INTERVIEW WITH DIRECTOR MIKE MALAJALIAN

  • Was there a particular event or time that you recognized that filmmaking is your way of telling stories?

There was a particular period in my life which were my last years at high school when I started watching lots of films, that made me feel that cinema is a wonderful way to let feelings get out and touch people on a big scale.

  • Do you think it is essential to go to a film institute in order to become a successful filmmaker?

Film institute gives a filmmaker the necessary tools and methodical way of learning filmmaking but to become a successful filmmaker it is not the most essential tool.

  • Is it harder to get started or to keep going? What was the particular thing that you had to conquer to do either?

To keep going is pretty hard, as it’s a long and difficult process to get to the point where we are shooting a new film. I had to wait long periods of time in order to get to the shooting for my films and to really get things moving, because without a strong will and lots of patience, it is easy to give up.

  • What was the most important lesson you had to learn that has had a positive effect on your film? How did that lesson happen?

The most important lesson I learned was to really go search and dig in real life stories from people around me and to really capture the essence and deepest feelings from them to go and create a film that can touch people.

  • What were the production realities from casting through editing that you had to accommodate? How did you navigate those compromises or surprises and still end up with a cohesive film?

One of the most difficult decisions to be made on set while shooting was to cancel one scene because we really had run out of time and there was no way to fit all the scenes together on the last day of the shoot. The hard decision was to let go of one scene and to let the film remain the same when going through the editing phase. I figured out what was the scene to be deleted without ruining the movie and took the good decision which let the film be cohesive and not change my intention of storytelling.

  • What was the hardest artistic choice you made in the making of a film, at any stage in production?

The hardest artistic choices for me have always been about the locations, as usually during the writing process, we have something specific in mind and then we have to accommodate it into a different looking location and reshape the film to fit into this or that space.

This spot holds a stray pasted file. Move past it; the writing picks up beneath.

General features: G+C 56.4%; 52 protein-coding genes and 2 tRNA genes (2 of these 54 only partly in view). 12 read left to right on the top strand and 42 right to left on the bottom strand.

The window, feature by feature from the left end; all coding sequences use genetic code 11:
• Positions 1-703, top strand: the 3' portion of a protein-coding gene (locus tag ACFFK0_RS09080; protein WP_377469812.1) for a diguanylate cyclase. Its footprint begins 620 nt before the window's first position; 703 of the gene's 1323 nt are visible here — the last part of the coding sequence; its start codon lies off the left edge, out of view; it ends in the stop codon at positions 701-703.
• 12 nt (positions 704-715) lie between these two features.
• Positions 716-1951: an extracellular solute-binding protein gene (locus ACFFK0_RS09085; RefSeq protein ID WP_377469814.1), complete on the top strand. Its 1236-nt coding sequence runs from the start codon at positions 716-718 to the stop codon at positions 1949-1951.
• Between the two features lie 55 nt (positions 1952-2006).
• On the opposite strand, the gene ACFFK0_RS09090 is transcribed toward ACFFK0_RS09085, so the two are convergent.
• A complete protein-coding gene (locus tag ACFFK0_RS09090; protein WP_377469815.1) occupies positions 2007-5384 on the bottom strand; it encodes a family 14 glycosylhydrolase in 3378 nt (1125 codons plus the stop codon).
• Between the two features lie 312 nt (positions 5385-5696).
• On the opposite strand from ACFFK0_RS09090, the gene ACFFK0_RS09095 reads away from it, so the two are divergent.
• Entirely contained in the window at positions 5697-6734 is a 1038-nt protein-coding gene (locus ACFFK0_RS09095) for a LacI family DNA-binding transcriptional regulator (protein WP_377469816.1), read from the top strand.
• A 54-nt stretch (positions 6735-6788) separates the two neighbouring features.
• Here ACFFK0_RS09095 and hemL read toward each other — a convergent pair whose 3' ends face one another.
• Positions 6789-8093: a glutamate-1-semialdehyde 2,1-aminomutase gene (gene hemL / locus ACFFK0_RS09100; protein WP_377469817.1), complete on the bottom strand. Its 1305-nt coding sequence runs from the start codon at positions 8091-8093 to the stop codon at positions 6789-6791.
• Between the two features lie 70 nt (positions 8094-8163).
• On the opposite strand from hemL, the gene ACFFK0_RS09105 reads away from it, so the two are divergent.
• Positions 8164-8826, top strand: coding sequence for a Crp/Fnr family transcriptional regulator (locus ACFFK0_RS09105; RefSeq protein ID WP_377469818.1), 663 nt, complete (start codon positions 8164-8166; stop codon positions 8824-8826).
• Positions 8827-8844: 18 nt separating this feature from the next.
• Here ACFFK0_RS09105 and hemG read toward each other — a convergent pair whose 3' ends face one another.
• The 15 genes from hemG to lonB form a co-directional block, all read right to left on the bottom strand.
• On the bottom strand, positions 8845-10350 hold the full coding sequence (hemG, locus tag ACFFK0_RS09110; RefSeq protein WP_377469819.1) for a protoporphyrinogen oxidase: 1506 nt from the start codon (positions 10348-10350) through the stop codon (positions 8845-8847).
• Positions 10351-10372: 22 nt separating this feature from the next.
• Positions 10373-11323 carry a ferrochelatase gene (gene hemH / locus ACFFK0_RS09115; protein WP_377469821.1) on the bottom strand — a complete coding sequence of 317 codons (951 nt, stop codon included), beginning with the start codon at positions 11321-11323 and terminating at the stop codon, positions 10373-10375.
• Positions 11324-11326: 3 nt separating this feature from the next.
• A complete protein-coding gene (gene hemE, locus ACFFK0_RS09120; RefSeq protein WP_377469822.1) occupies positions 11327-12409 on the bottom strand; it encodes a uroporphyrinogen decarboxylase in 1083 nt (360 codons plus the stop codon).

• You are a collaborator. How have you discovered members of your team and how do you keep the relationship with them strong?

I met my collaborators either on movie sets I have been to, or through friends who have worked and collaborated with them earlier. Our relationship gets stronger on our long meetings and discussions for future projects when we discover that we are on the same level of thinking and we agree on details that will make the collaborations richer and fruitful.

  • What do audiences want? And is it the filmmaker’s role to worry about that?

Audiences need to feel emotions from a movie and get out of the theatre thinking about what they saw.

It is the filmmakers’ role to create elements and visuals that will remain with the audience for some time and make them want to discover more.

  • What role have film festivals played in your life so far? Why are they necessary? How do you get the most out of them?

Film festivals have been very important to me as they connected me with amazing people who can be collaborators and advisors in the future. It is necessary also to see the reactions of different audiences as any kind of feedback is always very constructive and shapes the mind of the director and writer for future ventures.

  • Do you believe that a filmmaker should be original and fresh or he/she should stick to classic but safe cinema style?

Depending on what the filmmaker has to say and what suits best for his specific content. I don’t think there is a right or wrong with being classical or original/fresh. Each subject can demand a specific style and it depends on the filmmakers’ vision and which stage in his/her career he/she is and how the next project should be developed.